Discernment and Its Discontents

“You keep using that word. I do not think it means what you think it means.”

For a couple of decades the Christian Church (Disciples of Christ) has said we are in a “process of discernment” about the status of LGBT people in the church.

And for longer than we might have expected, we have maintained an outward peace amid all the political and ecclesiastical conflicts related to discussions of human sexual orientation. We have even witnessed the public fights within our fellow old-line denominations with a measure of self-satisfaction and complacency.

But we did not escape public conflict because we are more of one mind, or wiser and more loving, than our Methodist, Lutheran or Presbyterian brothers and sisters, but rather because we do not have a decision-making structure that requires—or allows—a church wide legislative decision about anything. We don’t describe our situation that way, though. What we say is “We are in a process of discernment.”

There is an essential problem here. Discernment is a journey through study, conversation and prayer toward a decision. Discernment implies that the alternatives being considered are of equal practical import and are morally comparable. I can enter discernment over whether I’m called to be a physician or a welder, but I wouldn’t enter discernment over whether to commit adultery, or rob a bank. Though it has been inadvertent, and with good intentions, nevertheless we have been disingenuous in our talk about discernment.

After all, do we really consider a discernment a success whatever its outcome? If a congregation does the Bible study, does the sharing, holds the conversations—all in good faith—and reaches a consensus that LGBT people are essentially flawed humans and therefore do not have the same status in the church as heterosexual people, I am not prepared to mark that as a laudable outcome of discernment. Would we have called for a discernment process if we really thought it likely that such discernment would result in making things worse than they already are for LGBT people in the church? I hope not. Our actual, if unstated, goal of discernment has been to overcome prejudice with relationship, correct Biblical and historical misinformation, and demonstrate that differing sexual orientations are part of the order of God’s creation and not, in themselves, sin or perversion.

This is hindsight, of course; I did not see it 20 years ago. We wanted to make progress against attitudes that dehumanized people because of others’ views of how God made them, and we wanted to encourage people who already knew and cared for each to sit down and talk it through as an effective way of doing that. The problem is that what sets the stage for candor and love in a congregation can, for a denomination, function as an avoidance mechanism.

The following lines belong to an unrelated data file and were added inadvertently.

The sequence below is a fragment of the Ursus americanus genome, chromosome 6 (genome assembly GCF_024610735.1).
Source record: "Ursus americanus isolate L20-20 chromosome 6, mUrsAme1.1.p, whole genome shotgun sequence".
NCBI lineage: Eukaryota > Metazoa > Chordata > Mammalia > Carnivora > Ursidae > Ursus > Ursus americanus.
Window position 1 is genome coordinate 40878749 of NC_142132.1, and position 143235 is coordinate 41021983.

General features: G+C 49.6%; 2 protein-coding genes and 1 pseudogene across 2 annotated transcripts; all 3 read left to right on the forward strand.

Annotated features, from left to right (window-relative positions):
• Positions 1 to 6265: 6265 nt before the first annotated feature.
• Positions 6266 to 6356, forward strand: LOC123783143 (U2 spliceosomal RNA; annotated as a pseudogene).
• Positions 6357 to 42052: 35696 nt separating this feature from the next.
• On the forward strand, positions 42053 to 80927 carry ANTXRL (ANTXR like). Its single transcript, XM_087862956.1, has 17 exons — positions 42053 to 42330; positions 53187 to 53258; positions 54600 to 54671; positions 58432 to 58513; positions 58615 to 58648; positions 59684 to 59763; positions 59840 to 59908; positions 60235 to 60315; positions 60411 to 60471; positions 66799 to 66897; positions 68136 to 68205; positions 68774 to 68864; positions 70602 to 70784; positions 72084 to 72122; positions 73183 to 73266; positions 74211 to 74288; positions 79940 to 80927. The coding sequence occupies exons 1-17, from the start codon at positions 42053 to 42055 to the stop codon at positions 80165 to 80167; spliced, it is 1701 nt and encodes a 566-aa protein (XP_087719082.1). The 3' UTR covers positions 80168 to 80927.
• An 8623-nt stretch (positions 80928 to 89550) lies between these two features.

Now, in 2012, the Christian Church (Disciples of Christ) includes individuals, congregations, and regional expressions of the church with differing positions on whether a significant number of people among us are created fully in the image of God. But, in practice, the general expression of the church has resolved the matter in favor of justice, openness, and affirmation. We welcome the leadership of LGBT people in the life of the General Ministries, General Board and General Assembly and all their myriad committees, task forces, commissions and vision teams, but it often seems we do so while hoping it won’t be noticed by anyone whom it might upset.

We cannot whitewash the conflict much longer. God and history are outflanking our attempts to shield ourselves. For twenty years we have worried that conflict over the basic humanity of some of us would lead to a loss of congregational participation and financial support for the denomination. Now we see that an even bigger loss of participation and support than we ever would have imagined is happening anyway. The world has changed around us and traditional congregations have failed in multiple ways to engage that changing world on behalf of the gospel of Jesus. We went to a lot of trouble, and sacrificed conscience, integrity, and the gospel in order to protect ourselves from the wrong danger. It’s not conflict over sexual orientation that threatens the church. What threaten us are complacency, unexamined assumptions, and forgetting that God has called us to proclaim radical love and inclusion and not to compromise with hatred.

Justice, equality and freedom for LGBT people is not a bell that is going to be un-rung. “The arc of the moral universe is long, but it bends toward justice.” We need to act with love even toward those who hate us or hate those we love, and we must not ourselves succumb to anger or cruelty. But we must not dilute the power of the gospel, or pretend there is something noble in tolerating injustice for the sake of membership numbers, or mission funding, or peace and quiet.

This is what I have discerned.